Similar to diagrammatic, you will be required to work out patterns between images and shapes, which requires logical thinking to follow through connections and come to a conclusion. This kind of critical thinking is crucial for many technical and managerial roles in the Armed Forces. The test is available as a 16-minute aptitude test, or a six-minute sub-test.
Error Checking Aptitude
Error checking tests are used to assess your speed and accuracy when it comes to identifying mistakes in verbal, numerical, and coding information. These are typically given for administrative, commercial, customer service, and operational jobs, which require you to process detailed information.
They are six to eight minutes long as single-skill tests, but on the combined aptitude tests you get just 90-seconds to complete the error checking section. In some sections, there will be multiple errors, but in others, there may be no errors, so you have to work fast to identify which parts need more time.
The workplace English is only given as a standalone test, which takes 16.5 minutes to complete. This test is designed to determine your level of English language skill and will present you with workplace-related sentences, which have a word missing. You must select the right word from the options below to show your understanding and use of necessary language.
Situational Judgement Tests
Employers increasingly like to use situational judgement tests because they are strong indicators of on-the-job performance and working behaviours. You will be presented with realistic workplace scenarios and asked to rank given responses by how appropriate you think they are.
These tests are specific to a role, which means that every company gets a tailor-made situational judgement test. Therefore, the specifics of the questions will depend on the position and industry you have applied for.
WAVE Personality Questionnaires
The WAVE personality questionnaire is a highly reputable personality assessment, which is used as a predictor of competency potential and cultural fit. These questionnaires can be used to hire more suitable candidates, maximise talent development, and identify leadership potential.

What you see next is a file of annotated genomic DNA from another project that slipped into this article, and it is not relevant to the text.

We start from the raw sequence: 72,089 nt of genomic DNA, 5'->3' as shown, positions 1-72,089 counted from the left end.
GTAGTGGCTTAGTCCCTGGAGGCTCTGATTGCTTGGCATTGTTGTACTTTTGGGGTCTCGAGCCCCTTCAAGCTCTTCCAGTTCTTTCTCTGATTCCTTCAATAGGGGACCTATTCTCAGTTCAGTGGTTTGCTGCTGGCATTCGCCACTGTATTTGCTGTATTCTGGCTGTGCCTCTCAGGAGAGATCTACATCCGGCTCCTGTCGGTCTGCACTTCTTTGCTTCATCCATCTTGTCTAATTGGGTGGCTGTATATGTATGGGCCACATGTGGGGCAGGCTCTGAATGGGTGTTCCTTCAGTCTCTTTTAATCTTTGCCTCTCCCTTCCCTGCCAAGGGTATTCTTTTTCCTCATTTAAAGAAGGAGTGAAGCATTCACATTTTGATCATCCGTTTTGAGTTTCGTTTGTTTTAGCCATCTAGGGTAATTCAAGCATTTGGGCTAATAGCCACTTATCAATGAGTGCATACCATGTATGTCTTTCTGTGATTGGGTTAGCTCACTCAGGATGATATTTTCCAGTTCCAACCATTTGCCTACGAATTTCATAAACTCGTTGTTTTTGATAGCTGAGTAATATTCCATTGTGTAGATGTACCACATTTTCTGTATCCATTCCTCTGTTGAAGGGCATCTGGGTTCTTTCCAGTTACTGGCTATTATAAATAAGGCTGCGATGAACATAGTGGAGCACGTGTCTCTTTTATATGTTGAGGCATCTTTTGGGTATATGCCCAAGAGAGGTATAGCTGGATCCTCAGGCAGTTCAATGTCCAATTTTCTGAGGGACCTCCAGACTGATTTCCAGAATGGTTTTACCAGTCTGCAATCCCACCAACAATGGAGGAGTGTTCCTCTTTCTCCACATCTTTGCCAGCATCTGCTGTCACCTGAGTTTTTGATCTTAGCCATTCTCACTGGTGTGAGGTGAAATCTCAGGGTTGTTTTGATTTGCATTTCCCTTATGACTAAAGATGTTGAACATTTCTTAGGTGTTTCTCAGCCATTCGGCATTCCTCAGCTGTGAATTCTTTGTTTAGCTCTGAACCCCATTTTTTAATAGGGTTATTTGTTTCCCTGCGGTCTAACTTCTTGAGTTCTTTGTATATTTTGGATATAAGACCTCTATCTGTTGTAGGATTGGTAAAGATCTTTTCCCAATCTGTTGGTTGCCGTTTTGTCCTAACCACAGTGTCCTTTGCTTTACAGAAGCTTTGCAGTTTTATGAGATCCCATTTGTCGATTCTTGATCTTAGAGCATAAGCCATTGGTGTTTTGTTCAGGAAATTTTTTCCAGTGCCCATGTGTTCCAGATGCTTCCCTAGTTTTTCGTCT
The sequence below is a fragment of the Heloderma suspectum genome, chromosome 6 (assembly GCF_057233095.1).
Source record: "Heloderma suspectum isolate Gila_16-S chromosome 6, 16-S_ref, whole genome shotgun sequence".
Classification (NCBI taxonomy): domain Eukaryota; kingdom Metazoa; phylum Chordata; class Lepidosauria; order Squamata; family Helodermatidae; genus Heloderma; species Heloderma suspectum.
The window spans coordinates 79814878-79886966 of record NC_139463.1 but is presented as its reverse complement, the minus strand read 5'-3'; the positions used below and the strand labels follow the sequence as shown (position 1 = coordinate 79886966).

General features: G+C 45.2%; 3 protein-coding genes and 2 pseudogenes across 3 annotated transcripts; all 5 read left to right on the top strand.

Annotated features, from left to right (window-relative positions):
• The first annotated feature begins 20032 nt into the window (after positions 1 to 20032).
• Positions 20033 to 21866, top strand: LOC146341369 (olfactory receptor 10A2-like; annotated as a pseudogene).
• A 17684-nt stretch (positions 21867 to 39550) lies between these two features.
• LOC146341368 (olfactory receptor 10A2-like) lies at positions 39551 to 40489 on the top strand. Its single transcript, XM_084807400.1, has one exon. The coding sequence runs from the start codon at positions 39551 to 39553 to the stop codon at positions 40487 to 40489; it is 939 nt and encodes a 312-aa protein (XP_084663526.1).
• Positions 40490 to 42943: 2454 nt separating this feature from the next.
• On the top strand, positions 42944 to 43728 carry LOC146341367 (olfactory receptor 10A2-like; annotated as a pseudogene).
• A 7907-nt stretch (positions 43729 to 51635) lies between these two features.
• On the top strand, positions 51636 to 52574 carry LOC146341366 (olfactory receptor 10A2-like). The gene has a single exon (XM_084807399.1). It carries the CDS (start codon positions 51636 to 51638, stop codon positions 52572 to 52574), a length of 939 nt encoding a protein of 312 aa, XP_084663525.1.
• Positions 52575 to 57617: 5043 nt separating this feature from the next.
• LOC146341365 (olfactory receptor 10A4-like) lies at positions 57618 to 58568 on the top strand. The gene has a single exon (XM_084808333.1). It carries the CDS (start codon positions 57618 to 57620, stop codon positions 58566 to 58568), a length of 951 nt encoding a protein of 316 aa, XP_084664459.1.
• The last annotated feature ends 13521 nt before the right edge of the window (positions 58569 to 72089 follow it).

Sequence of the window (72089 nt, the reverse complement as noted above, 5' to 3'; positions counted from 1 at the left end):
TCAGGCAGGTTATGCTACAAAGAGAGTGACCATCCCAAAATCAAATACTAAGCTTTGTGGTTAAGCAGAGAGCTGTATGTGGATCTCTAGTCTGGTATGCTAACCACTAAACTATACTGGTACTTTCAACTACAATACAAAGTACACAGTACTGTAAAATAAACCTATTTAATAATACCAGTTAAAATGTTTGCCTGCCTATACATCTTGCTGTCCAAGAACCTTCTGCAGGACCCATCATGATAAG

There are two levels of detail: the 13-minute Focus Style and the 40-minute Professional Style.
WAVE is built around four clusters of characteristics:
- Solving problems
- Influencing people
- Adapting approaches
- Delivering results
Overall, this translates to 108 personality facets, which allows Saville to produce detailed reports on your workplace behaviours, preferences, and style. Employers like to use WAVE because it is a good indicator of high suitability and potential performance, which improves employee retention and efficiency.
How Do I Prepare and Pass the Saville Assessment Test?
1. Read the questions thoroughly
These tests are designed to be challenging, so take your time reading the questions and make sure you understand what is being asked of you.
2. Focus on your weaknesses
It may feel frustrating, but identify which ability test is your weak spot and try to practice it the most. If you are taking a combined test, then all of your sections will be considered individually, so you want to aim for the highest score you can on every skill.
3. Research the tests
Saville's portfolio includes nearly 200 assessments. Do your research beforehand to learn more about the format of the tests and what kind of questions you will be faced with.
4. Understand what role
The technical and behavioural skills required are specific for each role, so companies are able to choose the assessments needed. Get to know the job specification and what your employer is looking for, this will help you anticipate what kind of responses are desired.
5. Expand your skills
Aside from practice tests, there are plenty of ways to improve your skills. Activities like crossword puzzles, Sudokus, brain training, and even videogames can help with verbal, numerical, abstract, and spatial reasoning.